The potager shed

The potager shed

Hi.

Welcome to my blog. This is just my personal garden and food diary. I’m a flexitarian, vegetarian at home, but more flexible when with friends. I’m trying to grow our own food so we leave a lighter footprint on this precious planet.

Over the past six years I have been transforming a one acre former vineyard on a steep hill into a garden. There are distinct areas; an 80m2 vegetable garden, a small orchard, a pond and a sunken path flanked by two long mixed borders.

We are in a small hamlet near Faugères in the Occitanie (formerly Languedoc) region of France. Our soil is rocky schist. Summer temperatures can reach 40℃ and in winter sink as low as -10℃. Water comes rarely but is diluvial when it does.

Lizzie

Shock and awe

Shock and awe

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When we first built our house our neighbours to the north were 500 cherry trees. M. Carlet, the landowner, allowed us to hop over the fence and pick some fruit as the entire orchard had been abandoned when the price of cherries was less than the cost of looking after and picking them. It was a magical orchard, overgrown at the canopy but with myriad pathways carved out by wild boar and other creatures. I loved it. Over the past few years it has become increasingly overgrown and impenetrable. Our fence was competely swamped by wild broom and cistus that had forced its way through in search of light. We haven’t collected any cherries for at least four years.

In the last couple of weeks, however, the fire service has instructed everyone to clear away any trees and shrubs that are nearer than 50m from our property. That includes M Carlet’s wildly overgrown cherry orchard. As a result a huge digger arrived a couple of days ago and began to clear the previously unseen terraces of their trees. A wide roadway has been carved all along our fence line so fire vehicles can reach that part of our property. My shed is now safer. It’s brutal, and I went through a period of worrying about all the lost habitats. However, there are huge fines for flouting the law so there was little choice.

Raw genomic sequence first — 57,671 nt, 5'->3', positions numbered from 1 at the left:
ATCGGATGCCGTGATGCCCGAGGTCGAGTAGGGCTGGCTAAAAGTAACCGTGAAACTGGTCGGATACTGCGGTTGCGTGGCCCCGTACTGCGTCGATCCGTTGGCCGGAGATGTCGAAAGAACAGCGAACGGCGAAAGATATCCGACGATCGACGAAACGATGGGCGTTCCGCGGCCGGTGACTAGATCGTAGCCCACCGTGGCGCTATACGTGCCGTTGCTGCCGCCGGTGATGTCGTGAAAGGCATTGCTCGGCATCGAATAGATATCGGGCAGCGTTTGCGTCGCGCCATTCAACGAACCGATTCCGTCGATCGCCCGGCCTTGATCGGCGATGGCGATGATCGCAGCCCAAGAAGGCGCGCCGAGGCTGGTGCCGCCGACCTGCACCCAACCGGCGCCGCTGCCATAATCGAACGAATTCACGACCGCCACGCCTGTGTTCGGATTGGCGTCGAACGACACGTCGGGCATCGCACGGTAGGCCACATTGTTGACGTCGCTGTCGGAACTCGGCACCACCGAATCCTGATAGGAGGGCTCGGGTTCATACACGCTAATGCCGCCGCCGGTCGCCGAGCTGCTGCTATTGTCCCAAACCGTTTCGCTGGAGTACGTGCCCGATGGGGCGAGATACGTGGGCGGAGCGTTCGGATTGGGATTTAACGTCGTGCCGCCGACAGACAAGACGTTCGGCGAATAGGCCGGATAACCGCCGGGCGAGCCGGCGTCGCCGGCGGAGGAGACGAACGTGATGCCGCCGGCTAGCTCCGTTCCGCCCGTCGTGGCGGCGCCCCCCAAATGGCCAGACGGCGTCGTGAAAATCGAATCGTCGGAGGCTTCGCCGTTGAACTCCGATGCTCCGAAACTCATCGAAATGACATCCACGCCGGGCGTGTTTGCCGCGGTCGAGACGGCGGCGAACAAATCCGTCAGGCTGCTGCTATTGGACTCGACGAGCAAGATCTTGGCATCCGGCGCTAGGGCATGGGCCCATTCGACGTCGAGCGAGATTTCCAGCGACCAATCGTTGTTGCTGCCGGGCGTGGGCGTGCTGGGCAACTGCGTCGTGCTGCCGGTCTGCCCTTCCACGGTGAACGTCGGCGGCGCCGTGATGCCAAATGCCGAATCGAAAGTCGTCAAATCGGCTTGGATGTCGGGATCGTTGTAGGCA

Now that the land has been cleared our garden seems even larger, the birds have moved from my potager to the newly cleared land in search of freshly revealed insects and worms and it all appears much more airy. I don’t like that it looks completely barren and I’m shocked to see that the land is completely dry, but the plants will come back slowly before it all gets cleared once more.

On a happier note, despite the overnight frost, the borlotti beans I planted out yesterday survived. I put them at the least cold end of the garden and it seems to have paid off. I have a lot more to plant out so I’ll wait a few days just to be sure.

The no-dig flower garden that I created yesterday is looking great. I made it around the boxes that the last workshop people worked on, then filled it with home-grown plants and I sowed a lot more in situ. It will be entirely cutting flowers. I had intended to fill it with edible flowers but when it came to planting I completely forgot!

Scout and Jonty helped me dismantle the hot bed in the greenhouse and we began to move the new compost down to the vegetable garden. It’s looking fantastic. Thanks to Caroline’s lovely ponies.

Of course it wasn’t 34 degrees yesterday, more like 23. However the thermometer is on black wood in direct sun, so it’s a dodgy reading. The lower figure is correct though, as witnessed by white frost when I looked out of the window at 8am.

What a difference a year makes

What a difference a year makes

Stir-fried peppers, mushrooms & tofu

Stir-fried peppers, mushrooms & tofu